International oil company Saudi Aramco claims to be over a cyber attack on 15 August and maintains that oil production was not disrupted.
The company said around 30,000 workstation computers that were hit by a virus attack are back online, although remote access is still being restricted “as a precaution”.
Saudi Aramco has also not yet restored its website, displaying a message apologising for any inconvenience instead.
"We have isolated all our electronic systems from outside access as an early precautionary measure that was taken following a sudden disruption which affected some sectors of our network," the message reads. “Most of the damage has now been repaired."
A group named the Cutting Sword of Justice – which blames the Saudi Government for “crimes and atrocities” in several countries – has claimed responsibility for the attack in an online forum.
The group said the state-run oil firm was hit because it was a key source of income for the government, according to the BBC.
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Last week, cybersecurity researchers uncovered a new threat called Shamoon that they said was targeting infrastructure in the energy sector, but Saudi Aramco has not said whether this was the malware involved in the attack on its network.
Researchers at security firm Symantec said Shamoon, also known as W32.Disttrack, corrupts files on a compromised computer and overwrites the MBR (Master Boot Record) in an effort to render a computer unusable.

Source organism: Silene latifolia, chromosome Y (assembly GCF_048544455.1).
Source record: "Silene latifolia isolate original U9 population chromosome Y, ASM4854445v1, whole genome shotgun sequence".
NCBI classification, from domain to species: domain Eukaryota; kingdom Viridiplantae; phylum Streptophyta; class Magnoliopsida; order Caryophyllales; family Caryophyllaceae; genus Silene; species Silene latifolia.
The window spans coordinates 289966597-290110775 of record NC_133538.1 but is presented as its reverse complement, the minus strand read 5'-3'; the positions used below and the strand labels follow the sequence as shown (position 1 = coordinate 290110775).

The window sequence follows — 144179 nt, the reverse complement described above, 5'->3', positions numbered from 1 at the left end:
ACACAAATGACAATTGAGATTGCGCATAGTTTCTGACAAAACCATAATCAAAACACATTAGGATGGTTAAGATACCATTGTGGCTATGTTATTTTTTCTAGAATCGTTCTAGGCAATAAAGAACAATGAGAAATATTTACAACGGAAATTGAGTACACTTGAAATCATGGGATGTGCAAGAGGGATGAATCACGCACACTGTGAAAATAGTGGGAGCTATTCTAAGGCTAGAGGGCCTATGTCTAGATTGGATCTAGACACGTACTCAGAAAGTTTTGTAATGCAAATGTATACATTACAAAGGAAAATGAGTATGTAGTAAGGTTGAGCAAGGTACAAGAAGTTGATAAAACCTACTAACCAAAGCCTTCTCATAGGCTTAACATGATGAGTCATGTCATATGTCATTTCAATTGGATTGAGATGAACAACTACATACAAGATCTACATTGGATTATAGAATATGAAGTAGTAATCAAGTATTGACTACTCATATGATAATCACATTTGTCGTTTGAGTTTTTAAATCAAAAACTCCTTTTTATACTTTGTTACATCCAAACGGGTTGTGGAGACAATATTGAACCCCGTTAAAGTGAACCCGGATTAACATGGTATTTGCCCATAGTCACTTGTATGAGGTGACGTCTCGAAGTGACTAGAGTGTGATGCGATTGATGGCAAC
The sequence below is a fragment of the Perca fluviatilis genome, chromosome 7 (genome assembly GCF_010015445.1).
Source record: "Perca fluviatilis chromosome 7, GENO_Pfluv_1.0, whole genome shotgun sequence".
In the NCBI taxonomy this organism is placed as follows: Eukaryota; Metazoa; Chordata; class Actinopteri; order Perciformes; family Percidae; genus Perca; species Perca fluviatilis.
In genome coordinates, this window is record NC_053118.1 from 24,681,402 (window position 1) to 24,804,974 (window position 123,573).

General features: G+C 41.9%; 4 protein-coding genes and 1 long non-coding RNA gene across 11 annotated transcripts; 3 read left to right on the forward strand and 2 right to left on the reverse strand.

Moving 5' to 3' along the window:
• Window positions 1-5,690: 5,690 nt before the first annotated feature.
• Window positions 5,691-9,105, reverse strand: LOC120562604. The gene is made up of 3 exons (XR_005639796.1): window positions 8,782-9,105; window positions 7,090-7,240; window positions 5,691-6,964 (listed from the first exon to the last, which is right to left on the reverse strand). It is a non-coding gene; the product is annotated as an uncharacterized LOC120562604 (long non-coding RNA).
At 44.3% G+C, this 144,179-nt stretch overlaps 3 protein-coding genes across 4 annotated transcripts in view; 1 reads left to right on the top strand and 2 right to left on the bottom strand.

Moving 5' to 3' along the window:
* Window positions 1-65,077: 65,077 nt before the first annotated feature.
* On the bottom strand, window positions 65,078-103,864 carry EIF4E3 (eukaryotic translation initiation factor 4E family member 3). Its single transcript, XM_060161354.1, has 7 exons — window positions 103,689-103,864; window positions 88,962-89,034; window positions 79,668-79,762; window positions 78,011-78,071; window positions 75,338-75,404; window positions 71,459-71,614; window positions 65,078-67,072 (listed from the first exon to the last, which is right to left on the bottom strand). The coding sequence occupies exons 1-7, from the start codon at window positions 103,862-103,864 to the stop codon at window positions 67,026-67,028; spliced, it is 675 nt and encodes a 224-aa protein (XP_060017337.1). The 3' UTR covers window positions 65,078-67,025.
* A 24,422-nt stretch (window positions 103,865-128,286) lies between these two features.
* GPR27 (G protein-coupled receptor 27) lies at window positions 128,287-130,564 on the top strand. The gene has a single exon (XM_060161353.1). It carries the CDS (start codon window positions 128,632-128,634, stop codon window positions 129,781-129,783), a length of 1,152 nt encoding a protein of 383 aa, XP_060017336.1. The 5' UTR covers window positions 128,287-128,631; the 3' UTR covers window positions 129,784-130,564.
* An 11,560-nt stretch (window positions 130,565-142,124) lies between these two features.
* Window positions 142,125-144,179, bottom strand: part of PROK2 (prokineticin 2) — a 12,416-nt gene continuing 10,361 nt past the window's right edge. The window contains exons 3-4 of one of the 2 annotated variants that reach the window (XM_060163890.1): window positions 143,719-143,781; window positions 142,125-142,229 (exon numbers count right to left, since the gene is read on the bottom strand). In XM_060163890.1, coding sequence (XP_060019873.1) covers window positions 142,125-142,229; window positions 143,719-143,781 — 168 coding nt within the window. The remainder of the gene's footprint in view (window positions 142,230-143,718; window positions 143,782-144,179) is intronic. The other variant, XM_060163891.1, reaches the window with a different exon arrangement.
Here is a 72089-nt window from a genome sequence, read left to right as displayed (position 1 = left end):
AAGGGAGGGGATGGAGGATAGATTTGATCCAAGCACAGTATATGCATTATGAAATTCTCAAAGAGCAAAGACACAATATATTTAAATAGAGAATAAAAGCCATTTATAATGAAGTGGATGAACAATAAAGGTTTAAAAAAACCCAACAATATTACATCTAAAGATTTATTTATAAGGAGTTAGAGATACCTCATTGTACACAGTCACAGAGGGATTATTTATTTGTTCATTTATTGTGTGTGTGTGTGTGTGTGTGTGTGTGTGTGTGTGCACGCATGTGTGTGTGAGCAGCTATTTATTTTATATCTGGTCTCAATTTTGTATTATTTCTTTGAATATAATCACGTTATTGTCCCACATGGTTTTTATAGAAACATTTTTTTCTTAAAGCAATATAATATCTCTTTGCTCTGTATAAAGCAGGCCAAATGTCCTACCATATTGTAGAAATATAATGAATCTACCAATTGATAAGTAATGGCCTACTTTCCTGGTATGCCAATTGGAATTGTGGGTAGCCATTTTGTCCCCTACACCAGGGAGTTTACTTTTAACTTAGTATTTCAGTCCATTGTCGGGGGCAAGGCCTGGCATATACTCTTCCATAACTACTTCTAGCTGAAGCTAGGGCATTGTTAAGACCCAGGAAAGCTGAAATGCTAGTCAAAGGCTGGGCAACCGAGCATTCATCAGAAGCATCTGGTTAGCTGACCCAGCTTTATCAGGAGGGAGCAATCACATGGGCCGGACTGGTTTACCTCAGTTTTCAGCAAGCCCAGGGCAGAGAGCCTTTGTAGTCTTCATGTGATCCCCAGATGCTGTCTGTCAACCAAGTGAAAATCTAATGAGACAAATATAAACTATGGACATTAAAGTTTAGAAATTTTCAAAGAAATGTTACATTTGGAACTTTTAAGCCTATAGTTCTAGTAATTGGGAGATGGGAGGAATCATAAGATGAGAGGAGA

The attack is designed to penetrate a computer via the internet and then target other computers on the same network. Data on the targeted computers is replaced with image files to prevent data recovery.
Shamoon is the latest in a line of attacks that have targeted infrastructure. It follows Stuxnet – which was designed to hit nuclear infrastructure in Iran – and Duqu, Flame and Gauss, that have all sought to infiltrate networks to steal data.
With the increasing computerisation of critical infrastructure services, the energy and utility industries have never been more vulnerable to cyber attacks, according to security firm LogRhythm.
“Shamoon highlights the cascading effect that an attack can have on other infrastructure sectors and capabilities,” said Ross Brewer, vice-president and managing director International Markets at LogRhythm.
All the signs point to the threat landscape getting worse for utilities
Ross Brewer, vice-president and managing director, LogRhythm
A fundamental challenge faced by utilities is that supervisory control and data acquisition (SCADA) systems, which are in charge of infrastructure control systems, were never really designed to be secure from an IT perspective, he said.
With much of existing national infrastructure developed prior to the rise of the internet, Brewer said the focus of control system security is often limited to physical assets.
“Unfortunately, all the signs point to the threat landscape getting worse for utilities. One can only hope that the growing number of attacks aimed at these critical systems will serve as a wake-up call to policy makers across both private and public sectors,” he said.
Brewer believes that attacks on critical systems are inevitable and that both public and private entities must take adequate steps to ensure the ongoing security of their systems.
“As such, they must look to security intelligence platforms that have the capabilities to combine continuous event correlation for early threat detection, deep forensic search to understand the scope of impact and attack origin, as well as rapid and intelligent response to remediate any potential damage in real time,” he said.